So the Government has come up with yet another cunning plan to encourage more housebuilding. Communities Minister Sajid Javid is consulting on a new, simpler method of calculating housing targets to be applied across the board for housing targets to ensure that the ‘right homes [sic]’ get built in the ‘right places’. Bizarrely, in the newspeak that the political class is so keen on, this new centralised system of imposing housing targets will ‘give local communities greater control’.
In reality of course, as well as doing nothing of the kind, it also won’t result in the ‘right homes’ in the ‘right places’. This is because the Tories are still trapped by their ideological obsession with private market delivery. They cherish the delusion that their developer chums and their mates in the construction companies will ‘solve’ the housing crisis once and for all. If only they build enough new houses prices will plummet and everyone will then miraculously be able to afford a home.
The imposition of local targets, carefully calibrated for every local authority, implies that the Government thinks there are lots of tiny housing markets scattered across the land that respond solely to local supply and demand. The consultation document is backed up with technical reports that are in turn littered with questionable counter-factual data based on unproven assumptions. One such is the assertion that increasing housing stock by X% will then produce a X% price fall. If that were the case then Cornwall, which has seen a huge increase in its housing stock, at a faster rate than virtually all English counties since the 1960s, should have rock-bottom house prices.
We don’t. Because the Tories fail to take into account supply-side factors or the wider effects of local price changes. They prefer instead to put their faith in a naive neo-classical market model where house prices respond solely to demand (equated to number of people + income) and supply (planning permissions granted). Nothing to do with political decisions, interest rates, mortgage company policies, marketing strategies etc. then.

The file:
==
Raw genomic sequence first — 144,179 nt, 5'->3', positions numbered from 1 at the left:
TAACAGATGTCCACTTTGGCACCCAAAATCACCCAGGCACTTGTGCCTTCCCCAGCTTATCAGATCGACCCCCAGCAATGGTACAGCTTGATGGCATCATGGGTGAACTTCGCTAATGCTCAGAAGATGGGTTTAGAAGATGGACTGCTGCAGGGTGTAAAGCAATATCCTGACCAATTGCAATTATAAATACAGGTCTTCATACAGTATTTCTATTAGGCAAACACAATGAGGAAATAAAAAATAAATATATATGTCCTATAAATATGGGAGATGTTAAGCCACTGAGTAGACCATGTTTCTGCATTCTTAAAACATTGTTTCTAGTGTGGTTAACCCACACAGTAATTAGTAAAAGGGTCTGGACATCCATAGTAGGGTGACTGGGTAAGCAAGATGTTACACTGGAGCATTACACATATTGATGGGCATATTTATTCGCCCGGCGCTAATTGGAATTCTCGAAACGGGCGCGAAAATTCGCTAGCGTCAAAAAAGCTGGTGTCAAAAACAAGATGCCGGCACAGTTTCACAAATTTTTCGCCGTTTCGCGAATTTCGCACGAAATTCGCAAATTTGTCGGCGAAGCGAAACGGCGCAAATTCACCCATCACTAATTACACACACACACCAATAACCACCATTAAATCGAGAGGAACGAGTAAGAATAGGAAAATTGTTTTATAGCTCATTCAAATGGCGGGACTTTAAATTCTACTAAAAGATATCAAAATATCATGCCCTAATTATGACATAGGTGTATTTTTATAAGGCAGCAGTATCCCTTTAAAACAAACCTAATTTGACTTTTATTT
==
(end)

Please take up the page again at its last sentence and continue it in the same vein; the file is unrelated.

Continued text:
Even if prices were to fall by pushing the number of houses built in Cornwall through the (yet to be constructed) roof, this would merely result in an increased demand from the ‘let’s buy our Cornwall [sic] lifestyle’ brigade. Especially as estate agents, developers and construction companies aggressively market the surplus supply to exactly that lifestyle market. To prevent this, and incidentally begin to protect the Cornish environment and heritage, the market has to be regulated, while massively extending public provision of social housing to meet genuine local need. But that’s not on offer.
So how does all the fiddling with the figures involved in Sajid’s new simple sums apply to Cornwall?
Let’s remind ourselves where we are. In 2015 Cornwall’s planners finally convinced councillors not to contest the Government’s (and their) wishes, throw in the towel and feebly accept a 20 year housing target of 47,500. This was already around 34-35,000 more than was needed to meet the demand for extra housing arising from within existing Cornish communities. The majority was to go to meet external demand, thereby locking us into the continuing spiral of rapid population growth required in order to fill the houses and meet this disastrous target.
This was then bumped up to 52,500 by the Government’s
hatchet-man Inspector. Now we have this latest wheeze and – surprise, surprise – up goes the target by another 5,000 or so, to a staggeringly irresponsible 57,780. Sajid is giving the screw yet another turn, even though there’s precious few pips willing to squeak about it any more.
How does Cornwall compare with other places?
If we look at the percentage change now proposed when compared with the previous ‘locally [sic’] assessed need’ figures we find that the uplift of 10.1% in Cornwall is above the average but not the highest. Two groups of English counties, in the westcountry and in the south east, will see increases higher than Cornwall’s. The largest is in Greater London, where the Government wants to increase the target by an unlikely 62%. Wherever will they fit all those houses? Hyde Park perhaps? Or the under-occupied housing and grounds at Buckingham Palace?
More usefully, we can calculate how many houses the Government want to see built in relation to the existing population. As we can see from the map, apart from Somerset (which is only very, very slightly higher than Cornwall), all the areas with a greater proposed housing target in relation to population are found in the over-heated and already over-populated south east of England.
Cornwall stands out. We seem to be part of South East England in housing terms, except that that we’re geographically distant and a hell of a lot poorer. This unusual combination – high population and housing growth together with economic deprivation – needs unique policies and special treatment. But we’re not going to get that either, just more centralization, more population growth and more colonialism. Maybe Cornwall Council will begin to demand that special treatment and respect for the national minority status of the Cornish. [Joke?]